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Commissioner Miller Issues Statement After Appeal Dropped for Lesser Prairie Chicken (5/13/2016)

AUSTIN - On Wednesday, the U.S. Justice Department dropped its appeal to have the lesser prairie chicken listed as a threatened species under federal protection per the Endangered Species Act. Previously, the U.S. District Court for the Western District of Texas ruled that the U.S. Fish and Wildlife Service failed to take into account a multi-state voluntary conservation plan prior to listing the species as threatened. After this ruling, the lesser prairie chicken lost its “threatened” designation.

“We believe in sound decision-making, private property owners’ rights and the fact that government is not the answer to every problem, and I’m pleased to see the U.S. Justice Department has dropped its latest attempt to impede our rights,” Texas Agriculture Commissioner Sid Miller said. “The latest action is a tremendous victory for Texas landowners who have been battling the burden of an overreaching federal government and can now work to protect the lesser prairie chicken through conservation methods that are working across many states.”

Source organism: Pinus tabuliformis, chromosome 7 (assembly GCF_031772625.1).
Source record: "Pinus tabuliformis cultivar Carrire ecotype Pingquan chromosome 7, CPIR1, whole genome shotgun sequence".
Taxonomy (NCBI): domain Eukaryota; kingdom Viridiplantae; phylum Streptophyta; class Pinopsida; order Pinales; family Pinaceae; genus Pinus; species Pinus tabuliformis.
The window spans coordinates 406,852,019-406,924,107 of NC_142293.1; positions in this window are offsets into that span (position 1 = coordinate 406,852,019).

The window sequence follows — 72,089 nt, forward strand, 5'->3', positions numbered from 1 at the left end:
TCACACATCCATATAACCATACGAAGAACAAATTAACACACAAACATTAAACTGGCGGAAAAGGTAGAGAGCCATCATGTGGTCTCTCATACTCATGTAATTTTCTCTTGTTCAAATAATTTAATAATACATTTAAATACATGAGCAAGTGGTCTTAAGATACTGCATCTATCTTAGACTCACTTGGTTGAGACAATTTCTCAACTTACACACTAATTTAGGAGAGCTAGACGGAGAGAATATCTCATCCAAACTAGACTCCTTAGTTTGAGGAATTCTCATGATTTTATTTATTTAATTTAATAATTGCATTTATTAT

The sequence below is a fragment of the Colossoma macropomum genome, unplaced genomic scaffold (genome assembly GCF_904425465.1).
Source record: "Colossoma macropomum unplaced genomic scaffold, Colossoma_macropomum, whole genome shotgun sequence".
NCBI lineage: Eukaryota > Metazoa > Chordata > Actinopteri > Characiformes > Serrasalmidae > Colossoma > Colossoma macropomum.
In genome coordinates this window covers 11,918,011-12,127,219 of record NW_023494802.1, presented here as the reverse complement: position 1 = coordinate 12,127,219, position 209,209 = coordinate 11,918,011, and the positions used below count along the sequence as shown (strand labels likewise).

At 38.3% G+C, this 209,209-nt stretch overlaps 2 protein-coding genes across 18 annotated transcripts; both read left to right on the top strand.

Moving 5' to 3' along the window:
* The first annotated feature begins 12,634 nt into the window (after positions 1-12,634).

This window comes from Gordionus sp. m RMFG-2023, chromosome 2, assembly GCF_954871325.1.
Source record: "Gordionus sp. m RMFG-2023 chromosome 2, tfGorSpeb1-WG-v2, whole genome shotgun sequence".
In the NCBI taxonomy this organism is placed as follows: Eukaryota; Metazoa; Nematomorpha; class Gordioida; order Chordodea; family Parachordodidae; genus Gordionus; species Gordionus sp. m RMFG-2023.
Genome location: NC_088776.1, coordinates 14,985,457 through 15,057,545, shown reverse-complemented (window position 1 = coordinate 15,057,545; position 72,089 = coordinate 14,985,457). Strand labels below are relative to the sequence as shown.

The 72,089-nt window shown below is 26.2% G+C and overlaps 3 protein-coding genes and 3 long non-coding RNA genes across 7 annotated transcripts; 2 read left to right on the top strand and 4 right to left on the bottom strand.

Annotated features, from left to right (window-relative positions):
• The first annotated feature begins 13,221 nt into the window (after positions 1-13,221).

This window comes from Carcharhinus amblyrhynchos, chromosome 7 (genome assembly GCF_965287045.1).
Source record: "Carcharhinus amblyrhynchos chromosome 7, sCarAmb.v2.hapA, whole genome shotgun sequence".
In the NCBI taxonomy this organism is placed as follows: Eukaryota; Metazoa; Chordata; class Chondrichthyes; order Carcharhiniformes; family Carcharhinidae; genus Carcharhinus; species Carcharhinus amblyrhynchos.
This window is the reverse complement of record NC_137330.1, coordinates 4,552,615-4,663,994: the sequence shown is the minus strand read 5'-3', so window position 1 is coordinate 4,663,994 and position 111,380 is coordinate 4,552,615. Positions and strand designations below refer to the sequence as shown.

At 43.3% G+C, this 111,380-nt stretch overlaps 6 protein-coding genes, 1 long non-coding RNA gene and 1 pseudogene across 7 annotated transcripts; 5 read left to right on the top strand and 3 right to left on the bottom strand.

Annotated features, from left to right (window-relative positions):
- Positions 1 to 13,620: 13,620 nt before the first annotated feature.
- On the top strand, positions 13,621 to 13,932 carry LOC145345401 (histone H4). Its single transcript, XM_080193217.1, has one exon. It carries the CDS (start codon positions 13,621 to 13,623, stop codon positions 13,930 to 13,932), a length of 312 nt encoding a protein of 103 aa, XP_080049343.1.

Texas farmers and ranchers have long taken great pride in protecting the Lone Star State’s natural resources. Approximately 95 percent of Texas land is privately owned, and Texas leads the nation with more than 130 million acres devoted to agriculture. Landowners are in charge of responsibly managing the state’s natural resources to help sustain 27 million Texans, feed and clothe the world, maintain a healthy environment and create jobs that power the Texas economy.

“I commend our municipalities, as well as our farmers and ranchers who for years have proactively invested millions of dollars and acres into the voluntary lesser prairie chicken conservation program,” Commissioner Miller said. “We must continue our efforts to fight federal overreach and protect our private property owners.”